403711 Plugged Well Leakage Risk Assessment in a Carbon Sequestration Project

Friday, November 13, 2015: 9:20 AM
250E (Salt Palace Convention Center)
Ben Li, Petroleum Engineering, University of Louisiana at Lafayette, lafayette, LA


Carbon sequestration has been proposed as a promising way to mitigate the accumulation of greenhouse gases. Depleted oil and gas reservoirs can be considered as desirable vessel for carbon sequestration. It is crucial to maintain the integrity of formations that contain high concentration of CO2. Plugged wells can be one of the risky leakage pathways which defect the purpose of carbon sequestration. The leak risk of plugged wells should be monitored and evaluated through the whole lifetimes of carbon sequestration activities.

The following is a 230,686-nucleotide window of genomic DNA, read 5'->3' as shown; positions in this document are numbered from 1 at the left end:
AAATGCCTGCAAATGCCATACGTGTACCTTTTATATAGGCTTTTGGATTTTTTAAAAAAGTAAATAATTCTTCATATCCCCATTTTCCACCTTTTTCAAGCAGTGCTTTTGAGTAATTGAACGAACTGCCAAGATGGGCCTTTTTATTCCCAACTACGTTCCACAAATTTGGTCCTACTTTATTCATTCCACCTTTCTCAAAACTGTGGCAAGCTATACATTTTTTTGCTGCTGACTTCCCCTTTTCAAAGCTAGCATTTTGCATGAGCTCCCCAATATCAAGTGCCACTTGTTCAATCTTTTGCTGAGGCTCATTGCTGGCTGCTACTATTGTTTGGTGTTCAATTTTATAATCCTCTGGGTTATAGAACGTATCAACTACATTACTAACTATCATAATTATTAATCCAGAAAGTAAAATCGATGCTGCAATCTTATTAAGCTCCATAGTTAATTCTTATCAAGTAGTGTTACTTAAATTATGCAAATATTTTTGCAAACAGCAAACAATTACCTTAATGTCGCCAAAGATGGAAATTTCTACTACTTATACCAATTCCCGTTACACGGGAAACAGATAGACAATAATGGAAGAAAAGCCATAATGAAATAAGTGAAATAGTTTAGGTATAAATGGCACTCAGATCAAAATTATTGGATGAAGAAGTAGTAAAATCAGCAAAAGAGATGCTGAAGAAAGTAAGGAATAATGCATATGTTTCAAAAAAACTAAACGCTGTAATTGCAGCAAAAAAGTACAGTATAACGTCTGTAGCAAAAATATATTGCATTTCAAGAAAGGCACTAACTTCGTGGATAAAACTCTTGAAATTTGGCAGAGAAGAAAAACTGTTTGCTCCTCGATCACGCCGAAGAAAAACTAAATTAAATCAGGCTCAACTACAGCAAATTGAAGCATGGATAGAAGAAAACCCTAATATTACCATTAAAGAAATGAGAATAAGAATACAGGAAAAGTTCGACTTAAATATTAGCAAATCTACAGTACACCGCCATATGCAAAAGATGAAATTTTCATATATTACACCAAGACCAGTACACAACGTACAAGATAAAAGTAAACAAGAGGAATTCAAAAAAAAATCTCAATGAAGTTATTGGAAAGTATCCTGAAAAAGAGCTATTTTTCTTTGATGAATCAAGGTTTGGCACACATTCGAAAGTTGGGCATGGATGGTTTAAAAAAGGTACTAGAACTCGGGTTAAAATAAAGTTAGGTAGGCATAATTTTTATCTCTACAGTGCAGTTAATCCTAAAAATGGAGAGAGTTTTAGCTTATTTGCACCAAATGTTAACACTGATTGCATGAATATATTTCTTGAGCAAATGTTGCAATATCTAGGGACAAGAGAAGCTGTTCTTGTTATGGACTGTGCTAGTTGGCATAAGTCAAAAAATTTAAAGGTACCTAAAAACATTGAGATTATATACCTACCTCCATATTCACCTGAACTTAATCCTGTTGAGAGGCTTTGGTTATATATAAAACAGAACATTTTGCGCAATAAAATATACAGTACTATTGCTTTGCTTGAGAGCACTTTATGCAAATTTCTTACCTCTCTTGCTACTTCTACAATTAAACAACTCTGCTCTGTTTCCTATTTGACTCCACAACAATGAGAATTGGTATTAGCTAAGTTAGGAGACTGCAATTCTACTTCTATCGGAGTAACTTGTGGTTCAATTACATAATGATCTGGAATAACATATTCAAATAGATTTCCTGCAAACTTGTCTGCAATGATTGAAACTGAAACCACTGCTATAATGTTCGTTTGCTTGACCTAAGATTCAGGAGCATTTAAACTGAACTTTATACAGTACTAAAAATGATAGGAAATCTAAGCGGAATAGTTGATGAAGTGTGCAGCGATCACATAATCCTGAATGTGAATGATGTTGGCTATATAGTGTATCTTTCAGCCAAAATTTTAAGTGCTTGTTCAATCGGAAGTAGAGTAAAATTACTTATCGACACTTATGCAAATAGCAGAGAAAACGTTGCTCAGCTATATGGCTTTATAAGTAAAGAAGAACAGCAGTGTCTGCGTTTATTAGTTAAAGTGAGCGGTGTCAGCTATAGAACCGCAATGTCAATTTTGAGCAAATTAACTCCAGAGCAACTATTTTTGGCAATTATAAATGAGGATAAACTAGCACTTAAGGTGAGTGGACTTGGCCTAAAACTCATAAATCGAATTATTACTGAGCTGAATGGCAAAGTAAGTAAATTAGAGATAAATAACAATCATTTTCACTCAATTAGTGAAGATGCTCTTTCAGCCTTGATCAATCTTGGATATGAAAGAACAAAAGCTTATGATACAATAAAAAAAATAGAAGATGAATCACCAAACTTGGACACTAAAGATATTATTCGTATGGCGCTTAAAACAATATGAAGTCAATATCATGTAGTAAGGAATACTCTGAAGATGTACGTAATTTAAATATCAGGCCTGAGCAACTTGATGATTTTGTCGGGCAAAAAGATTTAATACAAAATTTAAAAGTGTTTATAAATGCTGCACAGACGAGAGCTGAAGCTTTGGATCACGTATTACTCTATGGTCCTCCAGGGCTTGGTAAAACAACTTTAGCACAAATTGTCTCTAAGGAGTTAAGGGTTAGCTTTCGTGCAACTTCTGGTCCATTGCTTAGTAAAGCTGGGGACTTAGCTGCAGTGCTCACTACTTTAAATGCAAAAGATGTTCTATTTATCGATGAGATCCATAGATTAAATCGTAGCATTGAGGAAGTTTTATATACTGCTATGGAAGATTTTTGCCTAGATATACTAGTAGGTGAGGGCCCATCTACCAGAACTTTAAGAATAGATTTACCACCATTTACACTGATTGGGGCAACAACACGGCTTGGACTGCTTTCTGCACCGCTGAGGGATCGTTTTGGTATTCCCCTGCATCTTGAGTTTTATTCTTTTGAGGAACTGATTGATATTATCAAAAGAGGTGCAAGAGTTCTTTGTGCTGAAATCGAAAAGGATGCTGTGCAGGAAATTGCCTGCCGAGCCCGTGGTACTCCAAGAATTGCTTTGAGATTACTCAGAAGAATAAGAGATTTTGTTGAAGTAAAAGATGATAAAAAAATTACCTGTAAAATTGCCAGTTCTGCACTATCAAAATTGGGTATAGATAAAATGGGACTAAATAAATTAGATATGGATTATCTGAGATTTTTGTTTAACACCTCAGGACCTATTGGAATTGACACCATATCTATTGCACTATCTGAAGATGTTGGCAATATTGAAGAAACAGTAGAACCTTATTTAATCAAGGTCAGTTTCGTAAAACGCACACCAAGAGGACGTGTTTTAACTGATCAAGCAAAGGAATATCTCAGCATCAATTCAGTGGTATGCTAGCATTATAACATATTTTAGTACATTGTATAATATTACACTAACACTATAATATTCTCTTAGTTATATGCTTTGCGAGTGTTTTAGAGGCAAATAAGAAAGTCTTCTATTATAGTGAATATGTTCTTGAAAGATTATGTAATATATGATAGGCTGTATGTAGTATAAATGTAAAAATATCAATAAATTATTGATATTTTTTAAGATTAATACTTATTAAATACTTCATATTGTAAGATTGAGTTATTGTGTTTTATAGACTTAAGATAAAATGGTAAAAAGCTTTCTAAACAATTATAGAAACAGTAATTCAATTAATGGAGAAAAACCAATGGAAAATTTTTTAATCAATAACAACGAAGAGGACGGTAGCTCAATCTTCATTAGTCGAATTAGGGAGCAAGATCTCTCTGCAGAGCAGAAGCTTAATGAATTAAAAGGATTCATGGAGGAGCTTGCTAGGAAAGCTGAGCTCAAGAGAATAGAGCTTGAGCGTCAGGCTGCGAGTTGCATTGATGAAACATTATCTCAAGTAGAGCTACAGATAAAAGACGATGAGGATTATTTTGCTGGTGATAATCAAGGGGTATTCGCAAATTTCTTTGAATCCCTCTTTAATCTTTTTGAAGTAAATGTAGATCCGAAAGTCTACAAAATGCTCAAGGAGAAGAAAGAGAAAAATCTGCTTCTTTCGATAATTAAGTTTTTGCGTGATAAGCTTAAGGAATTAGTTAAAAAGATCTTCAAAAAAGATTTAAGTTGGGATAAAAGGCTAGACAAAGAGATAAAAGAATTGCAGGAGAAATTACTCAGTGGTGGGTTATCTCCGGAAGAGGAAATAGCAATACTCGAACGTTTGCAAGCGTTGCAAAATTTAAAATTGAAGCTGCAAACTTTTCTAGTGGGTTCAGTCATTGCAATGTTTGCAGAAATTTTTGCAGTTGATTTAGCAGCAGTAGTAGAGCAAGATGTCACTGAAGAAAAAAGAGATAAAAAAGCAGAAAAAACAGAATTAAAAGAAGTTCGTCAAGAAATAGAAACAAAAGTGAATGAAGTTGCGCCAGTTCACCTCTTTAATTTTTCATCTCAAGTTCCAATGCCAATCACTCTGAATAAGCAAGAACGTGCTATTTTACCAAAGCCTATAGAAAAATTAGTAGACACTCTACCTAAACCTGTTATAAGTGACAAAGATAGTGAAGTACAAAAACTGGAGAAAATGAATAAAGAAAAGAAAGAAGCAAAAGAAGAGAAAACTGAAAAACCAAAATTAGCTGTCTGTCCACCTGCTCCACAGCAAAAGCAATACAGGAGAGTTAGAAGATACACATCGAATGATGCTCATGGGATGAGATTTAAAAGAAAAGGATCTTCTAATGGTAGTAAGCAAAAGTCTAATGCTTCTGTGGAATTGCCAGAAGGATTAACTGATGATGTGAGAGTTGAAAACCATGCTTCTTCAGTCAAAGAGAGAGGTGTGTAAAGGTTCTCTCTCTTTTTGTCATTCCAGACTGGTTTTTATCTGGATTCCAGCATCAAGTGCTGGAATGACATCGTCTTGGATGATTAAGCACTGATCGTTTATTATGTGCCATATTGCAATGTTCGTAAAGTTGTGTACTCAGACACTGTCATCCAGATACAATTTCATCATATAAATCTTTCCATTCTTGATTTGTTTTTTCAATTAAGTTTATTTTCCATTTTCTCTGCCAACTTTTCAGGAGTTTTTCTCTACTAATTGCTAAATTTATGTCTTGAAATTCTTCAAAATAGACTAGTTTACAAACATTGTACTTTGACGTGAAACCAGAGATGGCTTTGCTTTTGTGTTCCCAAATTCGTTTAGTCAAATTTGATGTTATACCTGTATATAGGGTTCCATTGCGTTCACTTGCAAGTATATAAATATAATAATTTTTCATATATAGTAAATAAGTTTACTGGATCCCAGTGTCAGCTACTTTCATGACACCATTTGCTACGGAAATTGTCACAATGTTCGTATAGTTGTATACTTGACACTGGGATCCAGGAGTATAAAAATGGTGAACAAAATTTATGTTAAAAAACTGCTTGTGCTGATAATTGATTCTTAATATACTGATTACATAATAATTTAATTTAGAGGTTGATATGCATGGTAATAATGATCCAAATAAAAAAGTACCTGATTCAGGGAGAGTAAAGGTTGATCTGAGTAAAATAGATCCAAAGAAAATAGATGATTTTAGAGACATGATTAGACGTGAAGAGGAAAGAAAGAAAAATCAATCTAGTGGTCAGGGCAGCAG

Even though numerous researches focused on the well integrity assessment for carbon sequestration projects, a systematic manner addressed the plugged wells’ CO2 leakage in a practical way has not been presented. This study will fill this gap. Lean analysis was performed by using Cause and Effect Analysis (CEA) method and Failure Mode and Effects Analysis (FMEA) method. CEA was used to identify all the possible causes that could result to the CO2 leakage of plugged wells, while FEMA was implemented to build the plugged well failure modes and evaluate the possibility of CO2 leakage for plugged wells.  WH field, a CO2 EOR oil field located in the Gulf of Mexico, was studied as an example to explain how CEA and FMEA could be functioned as effective methodologies to evaluate the CO2 leak potentials of the plugged wells. The plugged wells with high risk of leakage were predicted. Lean analysis were proven to be an effective way to evaluate the risk of CO2 leakage for plugged wells in carbon sequestration activities. The proposed method can also be used in evaluating the integrity of CO2 injection wells and oil production wells in an oil field where CO2 is or will be injected in the future.

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